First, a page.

Evaluation of particulate matter and airborne pathogen mitigation with filtration and UV-A photocatalysis

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Lee, Myeongseong
Macedo, Nubia R.
Li, Peiyang
Chen, Baitong
Zimmerman, Jeffrey
Paris, Vincent
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Koziel, Jacek
Professor Emeritus
Jenks, William
Professor Emeritus
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Veterinary Diagnostic and Production Animal Medicine
The mission of VDPAM is to educate current and future food animal veterinarians, population medicine scientists and stakeholders by increasing our understanding of issues that impact the health, productivity and well-being of food and fiber producing animals; developing innovative solutions for animal health and food safety; and providing the highest quality, most comprehensive clinical practice and diagnostic services. Our department is made up of highly trained specialists who span a wide range of veterinary disciplines and species interests. We have faculty of all ranks with expertise in diagnostics, medicine, surgery, pathology, microbiology, epidemiology, public health, and production medicine. Most have earned certification from specialty boards. Dozens of additional scientists and laboratory technicians support the research and service components of our department.
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Agricultural and Biosystems EngineeringCivil, Construction and Environmental EngineeringFood Science and Human NutritionVeterinary Diagnostic and Production Animal MedicineChemistryStatisticsAmes National Laboratory
This study evaluated the use of filtration and UV-A photocatalysis for the reduction of particulate matter (PM) and airborne bacterial pathogens in swine barns. Two MERV filters (8 and 15-rated) were used to mitigate PM concentrations measured at the PM 1, PM 2.5, respirable PM, and PM 10 ranges. Filtration was also used to generate different levels of airborne pathogens to be treated by UV-A. Results show that MERV 8 and 15 filters effectively reduced PM concentrations (96–98%) in air exhausted from a swine barn (p ranged from <0.01 to 0.04). UV-A photocatalysis did not mitigate PM concentrations. UV-A photocatalysis treatment reduced measured colony-forming units (CFUs) by 15–95%. The CFU percent reduction was higher when airborne PM concentration was low. The numeric results suggested a real mitigation effect despite p-values that did not meet the usual statistical cut-off of <0.05 for significance due to the large variability of the CFU control samples. Normalization of measured airborne pathogen concentrations by smaller PM size range concentrations led to emerging significant treatment differences for CFUs. A significant decrease (~51% reduction; p < 0.02) in the concentration of viable airborne bacteria was shown for all PM below the 10-micron range.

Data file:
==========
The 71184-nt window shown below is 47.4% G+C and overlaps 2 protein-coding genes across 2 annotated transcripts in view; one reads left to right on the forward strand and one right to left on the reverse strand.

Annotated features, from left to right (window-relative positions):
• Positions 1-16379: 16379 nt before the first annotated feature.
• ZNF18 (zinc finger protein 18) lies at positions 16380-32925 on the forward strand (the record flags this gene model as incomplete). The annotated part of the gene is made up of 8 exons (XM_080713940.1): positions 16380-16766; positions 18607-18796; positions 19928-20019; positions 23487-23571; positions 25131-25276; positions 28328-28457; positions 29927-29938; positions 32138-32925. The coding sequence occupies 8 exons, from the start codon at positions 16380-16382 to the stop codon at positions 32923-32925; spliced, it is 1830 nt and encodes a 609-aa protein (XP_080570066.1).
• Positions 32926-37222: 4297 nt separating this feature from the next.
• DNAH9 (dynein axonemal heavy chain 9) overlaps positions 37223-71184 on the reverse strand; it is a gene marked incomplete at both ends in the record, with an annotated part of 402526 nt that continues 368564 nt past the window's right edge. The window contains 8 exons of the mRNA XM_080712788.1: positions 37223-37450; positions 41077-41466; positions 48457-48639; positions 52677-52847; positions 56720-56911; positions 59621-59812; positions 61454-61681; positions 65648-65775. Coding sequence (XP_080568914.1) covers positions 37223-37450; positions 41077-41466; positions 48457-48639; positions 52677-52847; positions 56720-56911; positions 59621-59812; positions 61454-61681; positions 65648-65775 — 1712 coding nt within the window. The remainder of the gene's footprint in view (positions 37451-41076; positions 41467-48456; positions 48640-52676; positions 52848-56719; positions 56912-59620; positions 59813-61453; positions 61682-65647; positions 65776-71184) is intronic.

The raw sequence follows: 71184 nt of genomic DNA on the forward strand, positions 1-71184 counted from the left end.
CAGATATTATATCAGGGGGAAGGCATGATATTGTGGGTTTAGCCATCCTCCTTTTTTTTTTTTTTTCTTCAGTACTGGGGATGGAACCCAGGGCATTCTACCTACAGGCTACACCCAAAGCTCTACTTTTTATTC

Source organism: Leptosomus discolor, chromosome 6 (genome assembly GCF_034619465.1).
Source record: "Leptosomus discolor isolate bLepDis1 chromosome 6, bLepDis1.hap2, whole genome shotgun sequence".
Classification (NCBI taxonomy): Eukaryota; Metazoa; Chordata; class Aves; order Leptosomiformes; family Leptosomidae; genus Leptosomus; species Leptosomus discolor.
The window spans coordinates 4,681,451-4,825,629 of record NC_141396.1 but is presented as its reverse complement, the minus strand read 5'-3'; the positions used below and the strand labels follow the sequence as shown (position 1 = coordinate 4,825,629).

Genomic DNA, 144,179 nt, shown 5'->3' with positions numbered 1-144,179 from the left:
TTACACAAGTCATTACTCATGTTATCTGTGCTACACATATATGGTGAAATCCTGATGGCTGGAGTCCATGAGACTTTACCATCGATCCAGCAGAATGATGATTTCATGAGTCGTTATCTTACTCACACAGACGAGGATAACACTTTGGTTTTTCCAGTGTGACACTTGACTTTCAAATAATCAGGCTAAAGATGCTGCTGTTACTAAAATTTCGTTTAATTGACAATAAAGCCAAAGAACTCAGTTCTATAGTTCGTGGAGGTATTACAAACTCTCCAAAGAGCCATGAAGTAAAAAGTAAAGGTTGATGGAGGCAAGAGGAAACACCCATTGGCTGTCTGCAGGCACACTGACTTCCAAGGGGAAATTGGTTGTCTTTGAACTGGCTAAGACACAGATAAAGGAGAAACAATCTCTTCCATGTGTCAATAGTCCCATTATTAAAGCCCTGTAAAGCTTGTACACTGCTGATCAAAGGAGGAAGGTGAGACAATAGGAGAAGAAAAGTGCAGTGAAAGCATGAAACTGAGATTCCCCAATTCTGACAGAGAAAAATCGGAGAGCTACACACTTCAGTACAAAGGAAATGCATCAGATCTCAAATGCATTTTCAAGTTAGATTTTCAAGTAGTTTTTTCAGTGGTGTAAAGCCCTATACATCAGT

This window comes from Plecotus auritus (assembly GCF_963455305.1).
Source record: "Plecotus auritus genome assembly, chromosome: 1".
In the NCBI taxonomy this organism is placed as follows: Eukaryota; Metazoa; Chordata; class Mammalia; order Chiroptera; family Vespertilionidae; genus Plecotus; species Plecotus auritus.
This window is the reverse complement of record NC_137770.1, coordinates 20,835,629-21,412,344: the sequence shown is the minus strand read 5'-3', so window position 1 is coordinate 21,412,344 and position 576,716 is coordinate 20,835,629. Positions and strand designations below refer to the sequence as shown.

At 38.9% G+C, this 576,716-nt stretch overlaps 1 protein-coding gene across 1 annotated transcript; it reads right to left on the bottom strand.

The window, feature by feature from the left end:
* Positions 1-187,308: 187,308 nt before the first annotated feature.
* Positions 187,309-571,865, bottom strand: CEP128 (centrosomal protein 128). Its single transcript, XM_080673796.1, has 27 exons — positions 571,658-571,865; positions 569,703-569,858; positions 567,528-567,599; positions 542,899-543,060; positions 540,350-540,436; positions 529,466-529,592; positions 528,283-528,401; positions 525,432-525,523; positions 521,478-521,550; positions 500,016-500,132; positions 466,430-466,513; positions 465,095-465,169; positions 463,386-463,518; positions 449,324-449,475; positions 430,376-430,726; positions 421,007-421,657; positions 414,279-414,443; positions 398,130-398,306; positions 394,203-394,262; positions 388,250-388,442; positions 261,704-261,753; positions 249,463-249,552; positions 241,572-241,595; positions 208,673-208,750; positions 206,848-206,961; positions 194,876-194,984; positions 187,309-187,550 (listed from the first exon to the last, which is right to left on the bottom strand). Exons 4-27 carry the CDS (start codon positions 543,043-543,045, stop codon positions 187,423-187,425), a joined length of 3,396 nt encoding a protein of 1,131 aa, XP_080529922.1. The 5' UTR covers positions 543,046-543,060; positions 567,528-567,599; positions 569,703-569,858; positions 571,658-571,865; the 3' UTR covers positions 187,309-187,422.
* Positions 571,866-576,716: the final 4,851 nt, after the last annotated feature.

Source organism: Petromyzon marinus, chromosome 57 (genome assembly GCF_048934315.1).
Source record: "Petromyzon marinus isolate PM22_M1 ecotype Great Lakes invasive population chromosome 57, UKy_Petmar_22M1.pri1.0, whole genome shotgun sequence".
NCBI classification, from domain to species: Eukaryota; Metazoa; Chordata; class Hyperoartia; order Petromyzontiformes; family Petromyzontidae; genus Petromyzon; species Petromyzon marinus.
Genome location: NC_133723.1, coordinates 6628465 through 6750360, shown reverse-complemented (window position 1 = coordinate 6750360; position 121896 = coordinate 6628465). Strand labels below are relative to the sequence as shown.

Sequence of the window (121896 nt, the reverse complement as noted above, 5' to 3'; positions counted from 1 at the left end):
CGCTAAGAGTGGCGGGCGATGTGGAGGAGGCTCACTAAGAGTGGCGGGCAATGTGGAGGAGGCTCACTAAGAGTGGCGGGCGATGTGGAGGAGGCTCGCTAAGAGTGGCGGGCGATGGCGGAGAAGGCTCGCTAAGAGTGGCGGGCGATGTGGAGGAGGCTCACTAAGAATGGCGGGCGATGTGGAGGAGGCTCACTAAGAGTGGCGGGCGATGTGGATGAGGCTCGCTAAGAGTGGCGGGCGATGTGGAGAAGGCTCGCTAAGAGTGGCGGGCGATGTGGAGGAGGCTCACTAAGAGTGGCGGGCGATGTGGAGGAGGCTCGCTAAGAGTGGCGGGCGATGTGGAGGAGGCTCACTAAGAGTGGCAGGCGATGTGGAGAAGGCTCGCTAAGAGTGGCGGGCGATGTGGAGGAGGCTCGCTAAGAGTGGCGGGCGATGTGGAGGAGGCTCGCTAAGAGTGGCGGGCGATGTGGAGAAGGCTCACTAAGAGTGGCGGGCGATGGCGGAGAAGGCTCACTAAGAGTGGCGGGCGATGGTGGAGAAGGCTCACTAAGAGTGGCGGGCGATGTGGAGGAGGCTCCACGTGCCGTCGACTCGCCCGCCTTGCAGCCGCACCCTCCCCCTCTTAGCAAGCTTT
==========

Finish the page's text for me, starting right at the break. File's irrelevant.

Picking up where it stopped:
This presentation is published as Lee, Myeongseong, Jacek Koziel, Nubia R. Macedo, Peiyang Li, Baitong Chen, William Jenks, Jeffrey Zimmerman, and Vincent Paris. "Evaluation of particulate matter and airborne pathogen mitigation with filtration and UV-A photocatalysis." In 2022 ASABE Annual International Meeting. American Society of Agricultural and Biological Engineers, 2022. ASABE Paper No. 2200366. DOI: 10.13031/aim.202200366 Copyright 2022 ASABE. Posted with permission.